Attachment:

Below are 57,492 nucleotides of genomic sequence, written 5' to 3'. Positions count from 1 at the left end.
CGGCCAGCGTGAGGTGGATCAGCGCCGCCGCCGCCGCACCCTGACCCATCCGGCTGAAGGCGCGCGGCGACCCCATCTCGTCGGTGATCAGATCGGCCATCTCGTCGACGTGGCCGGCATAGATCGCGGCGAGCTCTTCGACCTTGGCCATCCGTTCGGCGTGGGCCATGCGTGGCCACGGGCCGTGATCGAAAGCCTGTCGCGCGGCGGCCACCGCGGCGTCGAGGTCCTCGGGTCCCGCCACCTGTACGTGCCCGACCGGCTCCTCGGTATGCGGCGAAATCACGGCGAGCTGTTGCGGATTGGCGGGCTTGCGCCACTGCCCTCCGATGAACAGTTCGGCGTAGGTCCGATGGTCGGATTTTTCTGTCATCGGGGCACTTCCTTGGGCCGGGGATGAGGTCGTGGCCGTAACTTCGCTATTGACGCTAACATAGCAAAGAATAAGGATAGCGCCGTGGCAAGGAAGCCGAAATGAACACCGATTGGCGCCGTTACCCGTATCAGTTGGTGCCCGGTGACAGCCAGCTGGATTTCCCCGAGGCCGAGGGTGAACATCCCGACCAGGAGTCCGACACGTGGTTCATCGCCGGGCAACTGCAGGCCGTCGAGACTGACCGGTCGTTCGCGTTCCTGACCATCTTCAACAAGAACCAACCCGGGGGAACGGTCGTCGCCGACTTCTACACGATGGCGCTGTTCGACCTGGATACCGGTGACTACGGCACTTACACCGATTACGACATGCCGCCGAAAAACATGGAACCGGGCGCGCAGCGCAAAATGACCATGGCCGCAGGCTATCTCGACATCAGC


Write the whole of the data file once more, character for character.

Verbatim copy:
Below are 57,492 nucleotides of genomic sequence, written 5' to 3'. Positions count from 1 at the left end.
CGGCCAGCGTGAGGTGGATCAGCGCCGCCGCCGCCGCACCCTGACCCATCCGGCTGAAGGCGCGCGGCGACCCCATCTCGTCGGTGATCAGATCGGCCATCTCGTCGACGTGGCCGGCATAGATCGCGGCGAGCTCTTCGACCTTGGCCATCCGTTCGGCGTGGGCCATGCGTGGCCACGGGCCGTGATCGAAAGCCTGTCGCGCGGCGGCCACCGCGGCGTCGAGGTCCTCGGGTCCCGCCACCTGTACGTGCCCGACCGGCTCCTCGGTATGCGGCGAAATCACGGCGAGCTGTTGCGGATTGGCGGGCTTGCGCCACTGCCCTCCGATGAACAGTTCGGCGTAGGTCCGATGGTCGGATTTTTCTGTCATCGGGGCACTTCCTTGGGCCGGGGATGAGGTCGTGGCCGTAACTTCGCTATTGACGCTAACATAGCAAAGAATAAGGATAGCGCCGTGGCAAGGAAGCCGAAATGAACACCGATTGGCGCCGTTACCCGTATCAGTTGGTGCCCGGTGACAGCCAGCTGGATTTCCCCGAGGCCGAGGGTGAACATCCCGACCAGGAGTCCGACACGTGGTTCATCGCCGGGCAACTGCAGGCCGTCGAGACTGACCGGTCGTTCGCGTTCCTGACCATCTTCAACAAGAACCAACCCGGGGGAACGGTCGTCGCCGACTTCTACACGATGGCGCTGTTCGACCTGGATACCGGTGACTACGGCACTTACACCGATTACGACATGCCGCCGAAAAACATGGAACCGGGCGCGCAGCGCAAAATGACCATGGCCGCAGGCTATCTCGACATCAGC